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Let $$m_0\theta''+k\theta' +\frac{m_0g}{l}\theta=0$$ and let $$y(t)=[\theta(t), \theta'(t)]^T$$ Find matrix A such that $y'=Ay$ and it's eigenvalues.

My guess was to define: $x_1=\theta, x_2=\theta'$,

Hence, $x_1'=x_2=\theta'$ and $x_2=\theta''=-(\frac{g}{l}x_1+\frac{k}{m_0}x_2)$ So we obtain: $$x(t)=[x_1, x_2]^T$$

And we obtain matrix A: $$A=\begin{bmatrix} 1 & 0 \\ \frac{g}{l} & \frac{k}{m_0} \\ \end{bmatrix}$$

And $$x'(t)=Ax(t)$$

But I am not sure whether this matrix is correct, as the characteristic polynomial makes little sense in this case. Hence, I believe that the first line of the matrix is incorrect, but could anyone point me out where I made the mistake?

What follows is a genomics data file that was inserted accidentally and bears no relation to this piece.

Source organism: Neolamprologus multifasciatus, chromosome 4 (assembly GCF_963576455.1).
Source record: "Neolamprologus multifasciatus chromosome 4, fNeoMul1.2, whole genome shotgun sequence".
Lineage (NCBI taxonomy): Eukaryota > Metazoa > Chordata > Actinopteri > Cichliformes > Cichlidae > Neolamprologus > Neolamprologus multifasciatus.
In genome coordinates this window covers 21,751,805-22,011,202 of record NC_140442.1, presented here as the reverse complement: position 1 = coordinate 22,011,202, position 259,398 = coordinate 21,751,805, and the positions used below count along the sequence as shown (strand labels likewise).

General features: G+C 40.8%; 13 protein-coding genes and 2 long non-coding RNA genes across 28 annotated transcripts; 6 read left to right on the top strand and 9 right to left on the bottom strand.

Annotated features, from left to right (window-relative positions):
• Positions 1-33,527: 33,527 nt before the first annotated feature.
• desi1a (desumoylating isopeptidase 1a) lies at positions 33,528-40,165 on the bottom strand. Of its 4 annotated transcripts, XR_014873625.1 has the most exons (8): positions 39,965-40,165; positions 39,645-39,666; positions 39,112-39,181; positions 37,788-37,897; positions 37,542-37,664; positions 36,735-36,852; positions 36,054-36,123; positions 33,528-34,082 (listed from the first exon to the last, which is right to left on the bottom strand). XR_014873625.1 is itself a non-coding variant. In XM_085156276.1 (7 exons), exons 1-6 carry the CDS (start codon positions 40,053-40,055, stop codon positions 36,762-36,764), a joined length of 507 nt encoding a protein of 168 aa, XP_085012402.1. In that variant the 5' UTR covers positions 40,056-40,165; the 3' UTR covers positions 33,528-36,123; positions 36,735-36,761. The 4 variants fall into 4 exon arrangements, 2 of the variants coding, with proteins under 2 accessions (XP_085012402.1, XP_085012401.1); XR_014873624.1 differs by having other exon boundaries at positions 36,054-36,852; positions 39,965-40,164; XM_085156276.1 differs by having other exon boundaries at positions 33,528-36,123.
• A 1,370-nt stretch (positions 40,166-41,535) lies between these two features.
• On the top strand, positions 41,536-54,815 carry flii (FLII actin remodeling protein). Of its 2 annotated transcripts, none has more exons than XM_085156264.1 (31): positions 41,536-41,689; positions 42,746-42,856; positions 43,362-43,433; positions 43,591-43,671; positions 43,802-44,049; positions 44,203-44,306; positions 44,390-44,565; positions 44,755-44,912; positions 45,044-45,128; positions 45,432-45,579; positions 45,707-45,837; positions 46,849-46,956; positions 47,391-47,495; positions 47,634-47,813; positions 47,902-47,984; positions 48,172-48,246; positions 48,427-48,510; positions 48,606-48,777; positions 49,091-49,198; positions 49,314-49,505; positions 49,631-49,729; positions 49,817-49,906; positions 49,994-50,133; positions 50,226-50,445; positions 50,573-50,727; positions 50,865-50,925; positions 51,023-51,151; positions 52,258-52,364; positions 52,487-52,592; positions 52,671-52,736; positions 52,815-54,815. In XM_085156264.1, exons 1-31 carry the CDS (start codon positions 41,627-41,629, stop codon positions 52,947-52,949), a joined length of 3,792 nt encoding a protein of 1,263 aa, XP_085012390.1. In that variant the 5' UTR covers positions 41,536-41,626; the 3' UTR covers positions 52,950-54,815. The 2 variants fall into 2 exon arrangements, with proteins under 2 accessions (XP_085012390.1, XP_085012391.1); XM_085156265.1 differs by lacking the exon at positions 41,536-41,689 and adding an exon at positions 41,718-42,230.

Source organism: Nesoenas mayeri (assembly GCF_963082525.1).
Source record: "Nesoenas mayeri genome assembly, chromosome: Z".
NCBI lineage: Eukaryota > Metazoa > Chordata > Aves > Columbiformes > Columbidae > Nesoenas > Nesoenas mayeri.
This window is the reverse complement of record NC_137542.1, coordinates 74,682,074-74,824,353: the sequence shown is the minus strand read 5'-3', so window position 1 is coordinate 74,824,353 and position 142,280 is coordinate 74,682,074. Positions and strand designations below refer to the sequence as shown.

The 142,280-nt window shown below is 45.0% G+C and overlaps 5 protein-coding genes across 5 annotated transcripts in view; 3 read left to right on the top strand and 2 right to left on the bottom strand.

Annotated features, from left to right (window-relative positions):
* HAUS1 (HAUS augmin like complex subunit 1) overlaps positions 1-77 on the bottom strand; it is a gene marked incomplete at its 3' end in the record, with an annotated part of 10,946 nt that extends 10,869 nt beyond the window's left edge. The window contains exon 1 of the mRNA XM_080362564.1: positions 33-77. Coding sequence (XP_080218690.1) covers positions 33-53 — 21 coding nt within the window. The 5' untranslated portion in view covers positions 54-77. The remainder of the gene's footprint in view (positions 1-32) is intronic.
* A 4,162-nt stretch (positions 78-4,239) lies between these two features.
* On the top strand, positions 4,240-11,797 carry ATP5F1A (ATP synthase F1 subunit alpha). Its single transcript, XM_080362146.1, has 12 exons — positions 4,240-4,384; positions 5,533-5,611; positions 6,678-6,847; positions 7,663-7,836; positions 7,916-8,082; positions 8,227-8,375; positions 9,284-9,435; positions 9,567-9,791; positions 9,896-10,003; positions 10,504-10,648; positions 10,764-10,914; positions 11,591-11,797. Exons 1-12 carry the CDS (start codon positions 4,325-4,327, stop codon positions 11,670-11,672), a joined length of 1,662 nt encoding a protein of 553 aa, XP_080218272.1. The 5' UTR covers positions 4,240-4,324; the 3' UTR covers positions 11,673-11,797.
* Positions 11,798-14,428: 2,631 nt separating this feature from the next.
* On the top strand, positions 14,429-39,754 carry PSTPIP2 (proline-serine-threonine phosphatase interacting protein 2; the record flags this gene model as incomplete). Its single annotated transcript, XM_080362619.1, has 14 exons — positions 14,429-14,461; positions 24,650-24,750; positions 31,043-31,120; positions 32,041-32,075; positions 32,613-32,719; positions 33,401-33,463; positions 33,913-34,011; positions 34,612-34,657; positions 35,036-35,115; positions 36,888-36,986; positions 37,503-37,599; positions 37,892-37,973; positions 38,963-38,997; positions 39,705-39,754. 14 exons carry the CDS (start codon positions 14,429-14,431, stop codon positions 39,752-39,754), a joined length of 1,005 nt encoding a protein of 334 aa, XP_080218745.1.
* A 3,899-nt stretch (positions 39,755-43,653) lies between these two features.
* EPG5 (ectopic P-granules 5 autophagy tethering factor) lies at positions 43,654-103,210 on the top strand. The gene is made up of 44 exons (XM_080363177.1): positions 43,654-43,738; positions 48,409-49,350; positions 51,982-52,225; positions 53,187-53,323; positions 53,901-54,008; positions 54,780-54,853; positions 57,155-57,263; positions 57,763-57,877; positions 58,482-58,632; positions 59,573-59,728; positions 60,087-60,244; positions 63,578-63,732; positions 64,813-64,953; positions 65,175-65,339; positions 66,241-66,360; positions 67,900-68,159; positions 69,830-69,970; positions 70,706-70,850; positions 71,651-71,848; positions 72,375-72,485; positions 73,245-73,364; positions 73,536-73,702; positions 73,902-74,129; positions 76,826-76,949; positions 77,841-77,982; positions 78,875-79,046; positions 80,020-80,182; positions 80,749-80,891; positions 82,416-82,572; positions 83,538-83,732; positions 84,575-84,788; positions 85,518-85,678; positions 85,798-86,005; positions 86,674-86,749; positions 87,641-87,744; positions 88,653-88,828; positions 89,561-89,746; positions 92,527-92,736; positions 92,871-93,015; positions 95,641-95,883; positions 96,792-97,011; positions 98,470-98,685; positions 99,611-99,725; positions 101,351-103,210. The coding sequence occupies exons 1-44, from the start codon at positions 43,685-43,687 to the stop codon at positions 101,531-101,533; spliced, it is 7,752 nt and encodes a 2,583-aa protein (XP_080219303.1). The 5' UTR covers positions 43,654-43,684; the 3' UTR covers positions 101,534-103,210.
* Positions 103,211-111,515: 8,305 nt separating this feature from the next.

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  • $\begingroup$ Multiply out your proposed $A x$ and see if it matches the equations you got. $\endgroup$
    – Batman
    Dec 16 '15 at 23:50
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$x_1 = \theta$, $x_2 = \theta'$ is a good choice.

Then, $x_1' = x_2$ and $x_2' = \theta'' = -\left(\frac{g}{l} x_1 + \frac{k}{m_0} x_2 \right)$

Thus, you have $\vec{x} = [x_1,x_2]^T$ and $A = \begin{bmatrix} 0 & 1 \\ -\frac{g}{l} & -\frac{k}{m_0} \end{bmatrix}$ and $\vec{x}' = A \vec{x}$.

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